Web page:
For more than three months, I totally avoided offering any input into our kitchen remodeling process. If I had contributed my ideas, we would not have had an appliance garage (where we park our 2003 Black & Decker toaster); and I would have requested a dishwasher that made at least a little noise, so I don’t have to keep asking my wife: “Are you sure you turned it on?”
Oh, and I wouldn’t have put knobs on those false drawer fronts. I’ve pulled six of them off already.
But now it is time to remodel my bathroom. Yes, it is my bathroom. It is not that Mary Ellen is forbidden to enter it; it’s just that she considers it forbidden territory. Let’s put it this way: We have been married 33 happy years, and then there were the two years we shared a bathroom.
Our adventure began at the local hardware store, where finding some assistance is tough.
“I don’t know about plumbing, I’m in power tools.”
“I’m sorry, I have to stay in aisle 23.”
“Oh, looking for a toilet? Way in the back. Careful, the door won’t lock.”
I had never shopped for a toilet before, and I wasn’t exactly sure what I was looking for. After spending a little more than four minutes walking up and down the aisle, I had already invested more time in that selection process than I had in picking out my new car … or my wife’s engagement ring, for that matter.
These were four minutes wasted that I could have used staring into the refrigerator, hoping that something new to eat would magically appear.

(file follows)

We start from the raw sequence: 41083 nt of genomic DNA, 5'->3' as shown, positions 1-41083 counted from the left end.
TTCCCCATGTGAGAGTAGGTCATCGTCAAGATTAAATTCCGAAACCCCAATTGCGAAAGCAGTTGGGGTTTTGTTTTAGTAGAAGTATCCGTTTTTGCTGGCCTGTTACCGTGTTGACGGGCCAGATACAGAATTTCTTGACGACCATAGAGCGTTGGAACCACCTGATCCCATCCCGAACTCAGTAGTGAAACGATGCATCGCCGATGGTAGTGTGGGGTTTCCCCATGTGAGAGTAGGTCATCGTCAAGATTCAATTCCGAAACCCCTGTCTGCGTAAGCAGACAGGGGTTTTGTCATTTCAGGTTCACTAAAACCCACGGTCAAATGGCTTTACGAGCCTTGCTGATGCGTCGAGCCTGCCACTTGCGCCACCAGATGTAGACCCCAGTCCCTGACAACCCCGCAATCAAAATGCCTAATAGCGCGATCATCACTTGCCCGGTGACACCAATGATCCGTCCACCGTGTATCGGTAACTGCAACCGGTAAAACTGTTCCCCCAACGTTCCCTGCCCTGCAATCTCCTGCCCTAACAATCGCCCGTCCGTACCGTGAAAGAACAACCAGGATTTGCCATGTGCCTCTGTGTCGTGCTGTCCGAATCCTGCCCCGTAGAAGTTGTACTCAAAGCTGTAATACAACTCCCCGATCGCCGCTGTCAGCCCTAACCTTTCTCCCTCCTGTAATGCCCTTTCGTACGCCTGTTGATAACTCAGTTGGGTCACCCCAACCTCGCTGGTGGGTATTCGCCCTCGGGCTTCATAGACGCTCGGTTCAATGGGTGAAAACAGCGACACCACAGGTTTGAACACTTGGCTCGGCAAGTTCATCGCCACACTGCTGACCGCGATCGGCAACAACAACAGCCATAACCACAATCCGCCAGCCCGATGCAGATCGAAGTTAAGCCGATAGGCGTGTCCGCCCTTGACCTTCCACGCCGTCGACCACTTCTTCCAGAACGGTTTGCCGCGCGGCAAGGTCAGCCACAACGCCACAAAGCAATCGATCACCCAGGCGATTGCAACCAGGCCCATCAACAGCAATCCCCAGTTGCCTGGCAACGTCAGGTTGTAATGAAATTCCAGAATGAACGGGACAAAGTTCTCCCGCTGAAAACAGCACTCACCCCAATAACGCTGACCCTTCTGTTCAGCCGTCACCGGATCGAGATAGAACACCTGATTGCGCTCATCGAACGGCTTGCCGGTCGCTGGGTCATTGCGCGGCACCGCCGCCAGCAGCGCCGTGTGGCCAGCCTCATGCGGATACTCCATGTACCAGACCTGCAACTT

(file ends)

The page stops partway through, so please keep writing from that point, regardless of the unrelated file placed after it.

One confusing thing was the toilets were way up high on shelves. When’s the last time you looked up at a toilet? Don’t answer that.
One of the toilets had a sign that said: WILL FLUSH A DOZEN GOLF BALLS
I couldn’t wait to try it.
“Dick, what’s all that racket up there?”
“Mary Ellen, I’ve just flushed a dozen Titleists down the toilet.”
“Wow, you must have really played badly today. What happened to cursing and breaking your club in half?”
A few manufacturers claim their seat lowers slowly. This is a great for people who suffer from an occasional lack of success on the throne and want to take out their frustration by slamming down the lid.
My wife asked me if I wanted a round or oblong seat. I looked for a mirror to try to catch a peek over my shoulder to see what would fit best, but this is also going to be the guest bathroom, and our friends come in all shapes and sizes.
And finally, some of the toilets were labeled “smart,” with prices in the thousands. They have 14 buttons and a remote control, but what they remotely control is still a mystery.
I don’t want a smart toilet. I don’t want one that answers the phone or is connected to Bluetooth or gives me a weather report. I don’t want my bottom warmed or scented. I simply want my toilet to sit there.
And I promise to do the same.